Cook down the purée for another 4-5 hours over very low heat, stirring frequently.  The thicker it gets, the more likely it is to burn, so watch it carefully and scrape the bottom of the pan when stirring.

IMG_4036 The ketchup is ready when it clings like paste to your spoon, and when you mound it up on a plate, it doesn’t leak juice out.  (Joel describes four tests for ketchup thickness if you’re truly concerned.)  As you see above, last year’s ketchup has a bit of juice pooled around it; this year’s is much thicker and more appetizing, more paste-like.

You might food mill the finished product yet again before a final simmer before canning if you want an even smoother texture, but it’s pretty smooth as it is.

About 30 minutes before completion, set up your canning equipment. Wash your jars, rings, and lids, and heat the lids according to the package instructions as you’re heating up the waterbath canner.

Spoon the hot ketchup into jars carefully and pressing down product with a spoon to reduce air bubbles, leaving 1/2-inch head space.  Wipe rims of jars and adjust lids and rings.  Process in a waterbath canner for 15 minutes for half-pints or pints.  Do not process in quarts.

Important Timing Notes: it is easier to do this process over several days, refrigerating the purée in between.  Day 1: prep and roast the tomatoes.  Day 2: cook down the tomatoes with vegetables, mill the tomatoes, and add spices.  Day 3: cook down the purée into ketchup, then can it.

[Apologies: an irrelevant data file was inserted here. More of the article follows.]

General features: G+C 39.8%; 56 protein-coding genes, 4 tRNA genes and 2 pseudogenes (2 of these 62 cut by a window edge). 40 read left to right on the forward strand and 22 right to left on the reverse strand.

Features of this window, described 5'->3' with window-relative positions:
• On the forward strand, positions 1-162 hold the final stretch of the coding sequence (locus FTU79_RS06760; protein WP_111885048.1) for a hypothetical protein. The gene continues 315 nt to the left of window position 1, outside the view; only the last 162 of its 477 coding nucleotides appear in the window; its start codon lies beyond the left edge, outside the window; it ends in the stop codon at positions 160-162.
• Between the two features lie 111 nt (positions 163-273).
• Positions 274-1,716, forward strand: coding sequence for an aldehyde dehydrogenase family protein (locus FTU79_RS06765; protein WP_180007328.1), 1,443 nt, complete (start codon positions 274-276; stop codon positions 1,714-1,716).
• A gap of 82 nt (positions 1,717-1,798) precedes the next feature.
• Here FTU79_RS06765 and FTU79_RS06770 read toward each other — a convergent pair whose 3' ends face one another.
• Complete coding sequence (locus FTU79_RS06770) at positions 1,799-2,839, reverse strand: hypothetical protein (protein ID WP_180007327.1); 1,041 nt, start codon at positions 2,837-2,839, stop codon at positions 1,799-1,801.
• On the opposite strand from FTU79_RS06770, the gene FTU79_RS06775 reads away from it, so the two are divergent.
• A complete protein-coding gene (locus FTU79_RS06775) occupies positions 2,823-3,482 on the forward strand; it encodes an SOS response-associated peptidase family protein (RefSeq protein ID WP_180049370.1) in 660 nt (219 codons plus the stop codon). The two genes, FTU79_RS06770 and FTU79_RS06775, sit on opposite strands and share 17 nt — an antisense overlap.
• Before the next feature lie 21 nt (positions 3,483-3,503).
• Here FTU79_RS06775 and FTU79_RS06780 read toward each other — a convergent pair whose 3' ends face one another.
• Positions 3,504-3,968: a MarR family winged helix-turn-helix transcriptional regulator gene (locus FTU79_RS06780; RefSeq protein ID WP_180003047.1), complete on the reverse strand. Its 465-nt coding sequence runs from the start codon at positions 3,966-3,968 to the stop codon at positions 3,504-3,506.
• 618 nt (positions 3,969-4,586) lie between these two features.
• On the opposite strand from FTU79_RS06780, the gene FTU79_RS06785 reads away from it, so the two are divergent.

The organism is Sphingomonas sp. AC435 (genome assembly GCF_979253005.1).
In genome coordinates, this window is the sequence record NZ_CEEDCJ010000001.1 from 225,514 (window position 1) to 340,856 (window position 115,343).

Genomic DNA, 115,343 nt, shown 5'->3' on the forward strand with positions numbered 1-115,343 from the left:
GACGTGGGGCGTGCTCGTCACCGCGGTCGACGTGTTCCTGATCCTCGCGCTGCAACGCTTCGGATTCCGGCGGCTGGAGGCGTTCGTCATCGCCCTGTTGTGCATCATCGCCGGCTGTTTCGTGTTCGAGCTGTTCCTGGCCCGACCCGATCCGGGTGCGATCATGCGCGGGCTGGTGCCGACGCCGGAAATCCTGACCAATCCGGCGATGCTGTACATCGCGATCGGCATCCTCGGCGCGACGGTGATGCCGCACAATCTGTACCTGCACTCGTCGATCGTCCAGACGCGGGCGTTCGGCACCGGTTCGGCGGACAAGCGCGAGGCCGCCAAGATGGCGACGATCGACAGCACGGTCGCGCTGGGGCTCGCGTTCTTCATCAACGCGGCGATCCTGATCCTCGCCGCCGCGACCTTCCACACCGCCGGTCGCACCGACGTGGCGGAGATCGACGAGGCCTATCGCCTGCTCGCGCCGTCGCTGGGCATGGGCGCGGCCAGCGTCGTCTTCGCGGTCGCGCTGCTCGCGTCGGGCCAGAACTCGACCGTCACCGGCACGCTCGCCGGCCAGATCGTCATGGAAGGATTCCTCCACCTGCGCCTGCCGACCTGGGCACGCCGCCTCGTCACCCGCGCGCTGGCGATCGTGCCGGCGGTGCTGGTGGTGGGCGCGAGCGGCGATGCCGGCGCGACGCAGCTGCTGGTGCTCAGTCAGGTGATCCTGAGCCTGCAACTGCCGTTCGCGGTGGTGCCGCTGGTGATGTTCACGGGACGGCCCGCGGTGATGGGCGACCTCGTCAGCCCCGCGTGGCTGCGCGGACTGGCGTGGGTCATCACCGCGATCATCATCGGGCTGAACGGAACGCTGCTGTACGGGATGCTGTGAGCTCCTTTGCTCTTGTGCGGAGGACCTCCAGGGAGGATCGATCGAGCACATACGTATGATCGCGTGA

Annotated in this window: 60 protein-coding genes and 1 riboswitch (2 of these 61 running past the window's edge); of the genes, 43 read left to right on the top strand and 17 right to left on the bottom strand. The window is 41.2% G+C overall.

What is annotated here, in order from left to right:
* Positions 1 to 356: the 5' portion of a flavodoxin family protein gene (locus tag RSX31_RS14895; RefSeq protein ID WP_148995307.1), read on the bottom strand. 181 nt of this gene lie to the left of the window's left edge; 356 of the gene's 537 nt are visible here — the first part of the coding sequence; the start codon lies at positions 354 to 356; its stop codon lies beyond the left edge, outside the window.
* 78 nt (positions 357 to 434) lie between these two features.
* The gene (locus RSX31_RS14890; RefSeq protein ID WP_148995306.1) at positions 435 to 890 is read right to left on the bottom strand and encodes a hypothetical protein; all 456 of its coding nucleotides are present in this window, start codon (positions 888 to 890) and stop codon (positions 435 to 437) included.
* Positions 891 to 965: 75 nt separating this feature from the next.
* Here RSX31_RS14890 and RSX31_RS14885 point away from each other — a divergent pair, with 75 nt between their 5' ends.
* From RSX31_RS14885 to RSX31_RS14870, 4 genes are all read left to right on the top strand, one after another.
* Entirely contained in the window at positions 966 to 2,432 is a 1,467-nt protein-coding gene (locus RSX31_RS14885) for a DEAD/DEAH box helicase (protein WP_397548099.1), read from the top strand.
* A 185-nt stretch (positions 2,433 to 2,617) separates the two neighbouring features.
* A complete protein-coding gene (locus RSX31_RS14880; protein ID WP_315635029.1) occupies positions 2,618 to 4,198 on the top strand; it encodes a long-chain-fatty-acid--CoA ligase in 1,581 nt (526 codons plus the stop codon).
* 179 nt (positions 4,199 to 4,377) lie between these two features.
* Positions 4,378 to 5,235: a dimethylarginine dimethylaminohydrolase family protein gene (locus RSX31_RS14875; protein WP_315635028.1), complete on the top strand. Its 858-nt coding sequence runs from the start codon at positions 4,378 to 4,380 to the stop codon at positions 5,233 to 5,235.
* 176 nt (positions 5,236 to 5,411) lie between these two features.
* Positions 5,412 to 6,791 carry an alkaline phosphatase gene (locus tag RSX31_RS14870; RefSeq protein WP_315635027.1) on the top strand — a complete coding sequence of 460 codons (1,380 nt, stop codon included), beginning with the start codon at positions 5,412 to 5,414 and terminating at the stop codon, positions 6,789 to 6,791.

And more good news: tomatoes improve if you let them sit out and further ripen for up to four days after purchasing.  Joel notes that his sauce yield was dramatically improved by riper tomatoes.

separate two eggs: blossom end rot ketchup

IMG_4004The rain was ill-timed, for sure, and my garden is at risk.  Water has been an issue all summer.  Hubris and the bottom falling out of my life goaded me into believing that an overhead watering system was much easier than taking the time to put in the soaker hoses this year, so I’ve got powdery mildew shrouding the leaves of squash and cucumbers, cantankerous wilt encroaching on the tomatoes.  The soaker hoses I did lay down and test in June were either fixed too many times to work properly or just didn’t work at all.

My own eyes seem to be malfunctioning, too.  After those unspeakable hours when my beloved sidekick and best buddy had gone from seemingly healthy to “when they’re this far gone they usually don’t make it,” when I suddenly, terribly, intimately, finally understood the keening wail and hear-tearing grief of the ancient Greeks, they stopped knowing how to cry.  Something broke inside my head, and tears seemed to flow at their own will.

They didn’t come when I needed to feel some iota of resolution of a good life put to rest in the days that followed, stumbling around on the beach and begging for a sneaker wave to come take me.  They came and come while driving down Willamette or stepping into the fish market or making coffee or brushing my teeth, just enough to wet my eyes, and then go away again.  This pain births itself from you and rends you and makes you incomplete, absolutely paralyzed, sitting on your chest and not moving until — one hopes — it decides to climb down and go possess someone else.